Still, wireless headphones and speakers are good enough for anyone who isn’t an audiophile. They’re particularly good for travelers. The only thing to keep in mind is the battery life in headphones. As for my approach, I really like my Corsair HS70 for daily use (like  gaming), but I prefer my wired Somic V2 headphones for listening to music. So in fact you can say that I use a little bit of both.


It’s always appreciated when you can reduce clutter around the workspace. Going wireless with input devices like gamepads, mice, or headphones can be really helpful in achieving this goal. Still, there are some drawbacks to consider:

  • When playing highly technical games, there is the risk of lag and signal loss if you use a wireless device versus a wired device. If split-second decisions are important to you, you might want to go wired.
  • If you game with a wireless device, you need to keep in mind battery life and connectivity. Batteries in wireless peripherals might die in the middle of a gaming session, leaving you with no way to control what is happening.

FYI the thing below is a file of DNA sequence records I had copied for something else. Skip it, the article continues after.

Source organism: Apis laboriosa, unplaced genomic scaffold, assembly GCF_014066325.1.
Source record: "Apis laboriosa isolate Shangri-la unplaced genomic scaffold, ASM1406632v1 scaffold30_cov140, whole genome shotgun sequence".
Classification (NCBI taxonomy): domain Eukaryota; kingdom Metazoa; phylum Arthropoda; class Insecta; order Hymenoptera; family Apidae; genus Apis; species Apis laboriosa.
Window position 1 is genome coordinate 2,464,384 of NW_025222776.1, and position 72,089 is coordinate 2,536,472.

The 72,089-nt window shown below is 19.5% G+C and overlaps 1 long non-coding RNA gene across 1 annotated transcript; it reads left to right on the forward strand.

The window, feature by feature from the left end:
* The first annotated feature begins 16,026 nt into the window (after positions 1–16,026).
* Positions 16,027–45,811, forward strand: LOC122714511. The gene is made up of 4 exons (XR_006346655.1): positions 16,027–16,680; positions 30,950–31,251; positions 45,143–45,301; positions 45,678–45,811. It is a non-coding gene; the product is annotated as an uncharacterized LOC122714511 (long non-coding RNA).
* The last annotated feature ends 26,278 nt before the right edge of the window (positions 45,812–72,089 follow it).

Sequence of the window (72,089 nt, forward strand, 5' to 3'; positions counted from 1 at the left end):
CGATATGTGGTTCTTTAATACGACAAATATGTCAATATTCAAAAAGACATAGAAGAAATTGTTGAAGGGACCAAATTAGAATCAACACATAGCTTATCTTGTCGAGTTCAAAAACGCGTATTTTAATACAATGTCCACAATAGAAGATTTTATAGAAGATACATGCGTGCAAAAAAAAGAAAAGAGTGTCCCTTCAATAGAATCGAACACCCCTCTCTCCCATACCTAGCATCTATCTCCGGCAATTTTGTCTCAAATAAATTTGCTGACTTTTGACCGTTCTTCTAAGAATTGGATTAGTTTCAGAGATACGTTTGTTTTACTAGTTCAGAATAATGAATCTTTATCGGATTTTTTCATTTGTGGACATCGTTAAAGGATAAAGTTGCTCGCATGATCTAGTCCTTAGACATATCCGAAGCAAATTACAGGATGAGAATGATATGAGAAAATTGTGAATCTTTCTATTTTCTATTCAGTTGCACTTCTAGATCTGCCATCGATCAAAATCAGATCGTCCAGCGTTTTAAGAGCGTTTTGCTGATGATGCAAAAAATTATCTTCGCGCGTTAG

But on the flipside, you can also say that:

  • Wires tend to get tangled, broken, or frayed, and can catch on other items in the setup when you’re gaming, which could be detrimental to gameplay

I’m going to conclude with a summary of my personal choices:

  • Gamepads – wireless all the way, I see no real advantage in a wired solution;
  • Mice – my (high-end) wireless mouse is doing great, and I wouldn’t go back to a wired one;
  • Keyboard – no real choice. If I want a mechanical keyboard, no good wireless options are available;
  • Headphones and speakers – wireless for daily use, but if I want something more (like listening to music more… consciously?), then definitely wired.

Summing it up – if you can afford the extra cost and are an average/semi-pro home user, you can safely buy the wireless versions of these peripherals. Wired gadgets still have some advantages, but the convenience of a wireless device is well worth the price premium. After all, it’s mainly the aesthetics and comfort of use that matter, right?

Krzysztof Hukałowicz
Krzysztof Hukałowicz
Hardware passionate and reviewer from Poland, PCMR follower. A fan of racing games (especially Forza series) and NBA.